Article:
A Review of The Unteleported Mage by Dou7g and Amanda Lash

The Unteleported Mage by Dou7g and Amanda Lash

The Unteleported Mage by Dou7g and Amanda Lash

Catching up once more with my reviews of the works of the author Dou7g of the series called Succubus Temptations. You can find my reviews of the series here on the Talehere, herehere as well as here and here and also here. The previous three works in the series were reviewed here and here and the one prior to the one I will review today can be found here.

It is important to allow characters to develop in a series, and to do so in a way that makes sense for who they are and why they are there can be difficult. More so when the conflict between doing what’s right and trying to deal with one’s emotions are at odds with each other.

The work tells of:

In this installment Magnus is out for a melancholy walk in the rain when he runs into a company of knights, a vanguard of an invading force. He runs for his life but he is woefully out of shape. Edmund, a fellow scholar and swordsman comes to his aid, and a battle ensues. Meanwhile Phil the Ogre and Lorelei the Dark Elf work out their differences. Later a trio of powerful mages arrive and it is up to Megan, Amy and the succubus Kendra to stop the forces of good from taking back the kingdom from “The Dark Queen of Demons” otherwise known as Megan.

Magnus is in the midst of a quandary when he encounters a new threat to Megan’s realm. The encounter turns towards the question of life and then the questions become moot. Edmund finds that he is more than he realizes while the rest of the assembled group tries to figure out where they all stand with each other in the meantime.

This work in the series actually turns towards some really fascinating theological discussions and I did quite enjoy the repartee which unfolded around Magus and Edmund. Beyond that, there is an encounter between Lorelei and Phil that runs the gambit from funny to serious and then ends on a note that I hope does bode well for the future.

Kendra appears once again, the scenes with her being a mix of erotic fun, humour, and a little bit of dark seriousness at times, but in that comes a little bit of the “superiority” in her character and while that makes sense in the moment, I felt that the last scene mattered more, when Megan turned to her after the battle was over. There’s something developing and I do want to see where that goes from here.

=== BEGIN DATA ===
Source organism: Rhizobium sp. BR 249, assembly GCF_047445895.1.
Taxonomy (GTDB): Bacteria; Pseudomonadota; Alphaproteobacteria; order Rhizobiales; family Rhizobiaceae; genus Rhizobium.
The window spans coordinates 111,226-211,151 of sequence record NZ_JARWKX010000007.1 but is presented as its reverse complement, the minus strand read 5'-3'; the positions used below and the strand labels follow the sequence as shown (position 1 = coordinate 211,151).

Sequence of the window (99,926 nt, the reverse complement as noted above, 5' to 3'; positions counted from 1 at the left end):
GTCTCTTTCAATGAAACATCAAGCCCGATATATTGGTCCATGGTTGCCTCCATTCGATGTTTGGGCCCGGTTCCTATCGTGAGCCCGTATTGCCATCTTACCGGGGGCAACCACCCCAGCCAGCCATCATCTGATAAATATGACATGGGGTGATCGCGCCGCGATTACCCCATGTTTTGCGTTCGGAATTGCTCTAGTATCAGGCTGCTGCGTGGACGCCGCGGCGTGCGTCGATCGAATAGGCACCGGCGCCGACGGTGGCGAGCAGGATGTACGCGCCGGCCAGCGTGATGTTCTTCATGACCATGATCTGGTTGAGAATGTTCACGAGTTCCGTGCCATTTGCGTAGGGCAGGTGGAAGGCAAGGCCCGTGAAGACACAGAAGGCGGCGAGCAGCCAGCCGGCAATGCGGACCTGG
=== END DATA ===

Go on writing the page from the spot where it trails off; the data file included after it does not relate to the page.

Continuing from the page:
But the focus of this work is upon Edmund, and in being so there’s a lot of character development that comes through in the story. There’s a moment where he comes to realize that he is more than he accepts himself to be. It’s possibly the most strongly felt moment in the series for him all things considered. With all that happens in the series around Megan and the development in her character and that of others, it’s good to see Edmund get his moment to shine.

As in all of the series, there’s a lot of fun, humour and double entendres that made me smile. As well, there are a few new characters that come into play here, all of which I think will add something interesting to the story to come.

Every bit of the humour, the story, and the characters that have been in the series so far. But also a turning point for two of them and what happens from here does make me wonder what will be coming next.

Four pitchforks out of five.

On Tuesday I will be reviewing the latest work in the series, Who’s Your Dryad and while I don’t expect the answers to the questions that have been building in the series, I am sure it will be a fun read…




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    • avatar
    • dou7g on September 28, 2015 at 8:38 am

    Thanks so much for another thoughtful in depth review!

    • avatar
    • James on September 28, 2015 at 11:46 am

    As ever, the answers will come when it is time for them to come. Until then, the questions help us grow to be ready for the answers. And, in this case, the authors allow us to have some fun as we go.

    • avatar
    • pocong on October 5, 2015 at 6:00 am

    I’ve always been of the opinion that succubi work better for humor than they do for horror. There’s just a lot more to explore, character wise, in a funny story than there is in one that pushes the trite old message that “sex is bad”. Glad to see this is still going strong.

    • avatar
    • TeraS on January 25, 2016 at 9:58 pm

    Thank you for this joy of the past year…


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